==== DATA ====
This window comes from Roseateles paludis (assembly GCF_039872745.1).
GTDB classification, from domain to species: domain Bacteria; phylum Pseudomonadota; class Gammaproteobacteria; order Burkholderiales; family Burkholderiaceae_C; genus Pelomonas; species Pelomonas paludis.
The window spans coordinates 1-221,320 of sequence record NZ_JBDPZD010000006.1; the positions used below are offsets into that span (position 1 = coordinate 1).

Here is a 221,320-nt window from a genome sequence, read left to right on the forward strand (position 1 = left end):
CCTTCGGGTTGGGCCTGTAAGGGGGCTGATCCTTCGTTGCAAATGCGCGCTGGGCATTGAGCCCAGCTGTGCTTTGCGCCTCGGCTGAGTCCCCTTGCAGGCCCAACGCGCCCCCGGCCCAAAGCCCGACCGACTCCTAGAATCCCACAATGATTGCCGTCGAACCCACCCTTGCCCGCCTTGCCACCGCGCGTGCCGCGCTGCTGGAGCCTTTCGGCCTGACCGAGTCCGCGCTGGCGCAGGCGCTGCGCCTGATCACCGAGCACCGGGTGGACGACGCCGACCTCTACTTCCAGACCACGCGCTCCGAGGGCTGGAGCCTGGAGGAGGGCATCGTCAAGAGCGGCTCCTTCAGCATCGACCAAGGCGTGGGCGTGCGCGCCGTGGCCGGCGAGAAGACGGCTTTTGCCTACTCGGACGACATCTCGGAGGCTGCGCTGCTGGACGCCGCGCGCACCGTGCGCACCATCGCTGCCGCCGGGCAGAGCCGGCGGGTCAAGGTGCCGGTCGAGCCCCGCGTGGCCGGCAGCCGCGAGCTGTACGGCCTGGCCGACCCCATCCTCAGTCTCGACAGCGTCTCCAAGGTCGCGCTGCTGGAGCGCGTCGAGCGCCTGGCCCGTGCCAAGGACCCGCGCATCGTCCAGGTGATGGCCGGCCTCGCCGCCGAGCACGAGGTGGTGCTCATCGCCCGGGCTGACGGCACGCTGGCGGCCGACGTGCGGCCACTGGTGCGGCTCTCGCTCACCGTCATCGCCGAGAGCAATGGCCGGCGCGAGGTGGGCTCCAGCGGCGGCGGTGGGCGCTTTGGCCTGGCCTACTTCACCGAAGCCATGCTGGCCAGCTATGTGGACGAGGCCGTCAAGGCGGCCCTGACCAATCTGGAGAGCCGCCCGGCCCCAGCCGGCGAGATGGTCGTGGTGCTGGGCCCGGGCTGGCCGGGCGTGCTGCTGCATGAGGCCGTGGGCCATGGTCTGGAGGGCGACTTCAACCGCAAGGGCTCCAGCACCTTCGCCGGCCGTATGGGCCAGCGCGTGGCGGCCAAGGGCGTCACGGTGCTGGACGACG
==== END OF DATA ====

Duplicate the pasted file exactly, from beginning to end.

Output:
This window comes from Roseateles paludis (assembly GCF_039872745.1).
GTDB classification, from domain to species: domain Bacteria; phylum Pseudomonadota; class Gammaproteobacteria; order Burkholderiales; family Burkholderiaceae_C; genus Pelomonas; species Pelomonas paludis.
The window spans coordinates 1-221,320 of sequence record NZ_JBDPZD010000006.1; the positions used below are offsets into that span (position 1 = coordinate 1).

Here is a 221,320-nt window from a genome sequence, read left to right on the forward strand (position 1 = left end):
CCTTCGGGTTGGGCCTGTAAGGGGGCTGATCCTTCGTTGCAAATGCGCGCTGGGCATTGAGCCCAGCTGTGCTTTGCGCCTCGGCTGAGTCCCCTTGCAGGCCCAACGCGCCCCCGGCCCAAAGCCCGACCGACTCCTAGAATCCCACAATGATTGCCGTCGAACCCACCCTTGCCCGCCTTGCCACCGCGCGTGCCGCGCTGCTGGAGCCTTTCGGCCTGACCGAGTCCGCGCTGGCGCAGGCGCTGCGCCTGATCACCGAGCACCGGGTGGACGACGCCGACCTCTACTTCCAGACCACGCGCTCCGAGGGCTGGAGCCTGGAGGAGGGCATCGTCAAGAGCGGCTCCTTCAGCATCGACCAAGGCGTGGGCGTGCGCGCCGTGGCCGGCGAGAAGACGGCTTTTGCCTACTCGGACGACATCTCGGAGGCTGCGCTGCTGGACGCCGCGCGCACCGTGCGCACCATCGCTGCCGCCGGGCAGAGCCGGCGGGTCAAGGTGCCGGTCGAGCCCCGCGTGGCCGGCAGCCGCGAGCTGTACGGCCTGGCCGACCCCATCCTCAGTCTCGACAGCGTCTCCAAGGTCGCGCTGCTGGAGCGCGTCGAGCGCCTGGCCCGTGCCAAGGACCCGCGCATCGTCCAGGTGATGGCCGGCCTCGCCGCCGAGCACGAGGTGGTGCTCATCGCCCGGGCTGACGGCACGCTGGCGGCCGACGTGCGGCCACTGGTGCGGCTCTCGCTCACCGTCATCGCCGAGAGCAATGGCCGGCGCGAGGTGGGCTCCAGCGGCGGCGGTGGGCGCTTTGGCCTGGCCTACTTCACCGAAGCCATGCTGGCCAGCTATGTGGACGAGGCCGTCAAGGCGGCCCTGACCAATCTGGAGAGCCGCCCGGCCCCAGCCGGCGAGATGGTCGTGGTGCTGGGCCCGGGCTGGCCGGGCGTGCTGCTGCATGAGGCCGTGGGCCATGGTCTGGAGGGCGACTTCAACCGCAAGGGCTCCAGCACCTTCGCCGGCCGTATGGGCCAGCGCGTGGCGGCCAAGGGCGTCACGGTGCTGGACGACG